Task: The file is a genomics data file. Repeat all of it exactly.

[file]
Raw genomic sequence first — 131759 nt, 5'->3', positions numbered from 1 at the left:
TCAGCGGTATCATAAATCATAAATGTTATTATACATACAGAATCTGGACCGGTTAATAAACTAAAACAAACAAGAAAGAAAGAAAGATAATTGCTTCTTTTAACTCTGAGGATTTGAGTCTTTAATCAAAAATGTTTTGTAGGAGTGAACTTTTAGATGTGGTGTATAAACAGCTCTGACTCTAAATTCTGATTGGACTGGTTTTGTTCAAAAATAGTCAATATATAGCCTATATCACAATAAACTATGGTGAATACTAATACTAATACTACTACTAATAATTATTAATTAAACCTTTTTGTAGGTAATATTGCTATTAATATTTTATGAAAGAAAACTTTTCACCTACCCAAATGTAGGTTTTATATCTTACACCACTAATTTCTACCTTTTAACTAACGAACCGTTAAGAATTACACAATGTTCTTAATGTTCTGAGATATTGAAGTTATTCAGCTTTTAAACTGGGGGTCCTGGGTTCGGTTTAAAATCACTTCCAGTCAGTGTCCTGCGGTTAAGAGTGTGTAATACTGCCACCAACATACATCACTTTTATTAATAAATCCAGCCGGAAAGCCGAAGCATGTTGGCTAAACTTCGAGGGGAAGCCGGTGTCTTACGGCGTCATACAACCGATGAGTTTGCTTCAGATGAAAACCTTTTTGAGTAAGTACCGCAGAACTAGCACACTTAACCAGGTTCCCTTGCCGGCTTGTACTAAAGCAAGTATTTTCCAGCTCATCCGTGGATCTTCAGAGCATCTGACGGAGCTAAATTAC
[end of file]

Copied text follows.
Raw genomic sequence first — 131759 nt, 5'->3', positions numbered from 1 at the left:
TCAGCGGTATCATAAATCATAAATGTTATTATACATACAGAATCTGGACCGGTTAATAAACTAAAACAAACAAGAAAGAAAGAAAGATAATTGCTTCTTTTAACTCTGAGGATTTGAGTCTTTAATCAAAAATGTTTTGTAGGAGTGAACTTTTAGATGTGGTGTATAAACAGCTCTGACTCTAAATTCTGATTGGACTGGTTTTGTTCAAAAATAGTCAATATATAGCCTATATCACAATAAACTATGGTGAATACTAATACTAATACTACTACTAATAATTATTAATTAAACCTTTTTGTAGGTAATATTGCTATTAATATTTTATGAAAGAAAACTTTTCACCTACCCAAATGTAGGTTTTATATCTTACACCACTAATTTCTACCTTTTAACTAACGAACCGTTAAGAATTACACAATGTTCTTAATGTTCTGAGATATTGAAGTTATTCAGCTTTTAAACTGGGGGTCCTGGGTTCGGTTTAAAATCACTTCCAGTCAGTGTCCTGCGGTTAAGAGTGTGTAATACTGCCACCAACATACATCACTTTTATTAATAAATCCAGCCGGAAAGCCGAAGCATGTTGGCTAAACTTCGAGGGGAAGCCGGTGTCTTACGGCGTCATACAACCGATGAGTTTGCTTCAGATGAAAACCTTTTTGAGTAAGTACCGCAGAACTAGCACACTTAACCAGGTTCCCTTGCCGGCTTGTACTAAAGCAAGTATTTTCCAGCTCATCCGTGGATCTTCAGAGCATCTGACGGAGCTAAATTAC